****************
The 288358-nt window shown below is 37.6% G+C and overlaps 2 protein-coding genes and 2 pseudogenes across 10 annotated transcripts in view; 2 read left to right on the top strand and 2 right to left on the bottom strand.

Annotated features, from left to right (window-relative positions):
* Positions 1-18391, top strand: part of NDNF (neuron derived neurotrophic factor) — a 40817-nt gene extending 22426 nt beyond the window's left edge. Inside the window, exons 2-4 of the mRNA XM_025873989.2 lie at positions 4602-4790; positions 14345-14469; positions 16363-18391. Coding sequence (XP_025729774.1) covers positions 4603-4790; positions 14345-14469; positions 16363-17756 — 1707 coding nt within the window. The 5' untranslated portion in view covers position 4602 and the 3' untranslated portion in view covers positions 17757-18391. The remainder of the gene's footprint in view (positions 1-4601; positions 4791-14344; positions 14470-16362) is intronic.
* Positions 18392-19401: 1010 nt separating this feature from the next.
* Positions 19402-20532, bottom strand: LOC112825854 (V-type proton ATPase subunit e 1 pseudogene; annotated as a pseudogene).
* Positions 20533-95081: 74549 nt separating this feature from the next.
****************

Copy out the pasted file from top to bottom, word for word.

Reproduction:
The 288358-nt window shown below is 37.6% G+C and overlaps 2 protein-coding genes and 2 pseudogenes across 10 annotated transcripts in view; 2 read left to right on the top strand and 2 right to left on the bottom strand.

Annotated features, from left to right (window-relative positions):
* Positions 1-18391, top strand: part of NDNF (neuron derived neurotrophic factor) — a 40817-nt gene extending 22426 nt beyond the window's left edge. Inside the window, exons 2-4 of the mRNA XM_025873989.2 lie at positions 4602-4790; positions 14345-14469; positions 16363-18391. Coding sequence (XP_025729774.1) covers positions 4603-4790; positions 14345-14469; positions 16363-17756 — 1707 coding nt within the window. The 5' untranslated portion in view covers position 4602 and the 3' untranslated portion in view covers positions 17757-18391. The remainder of the gene's footprint in view (positions 1-4601; positions 4791-14344; positions 14470-16362) is intronic.
* Positions 18392-19401: 1010 nt separating this feature from the next.
* Positions 19402-20532, bottom strand: LOC112825854 (V-type proton ATPase subunit e 1 pseudogene; annotated as a pseudogene).
* Positions 20533-95081: 74549 nt separating this feature from the next.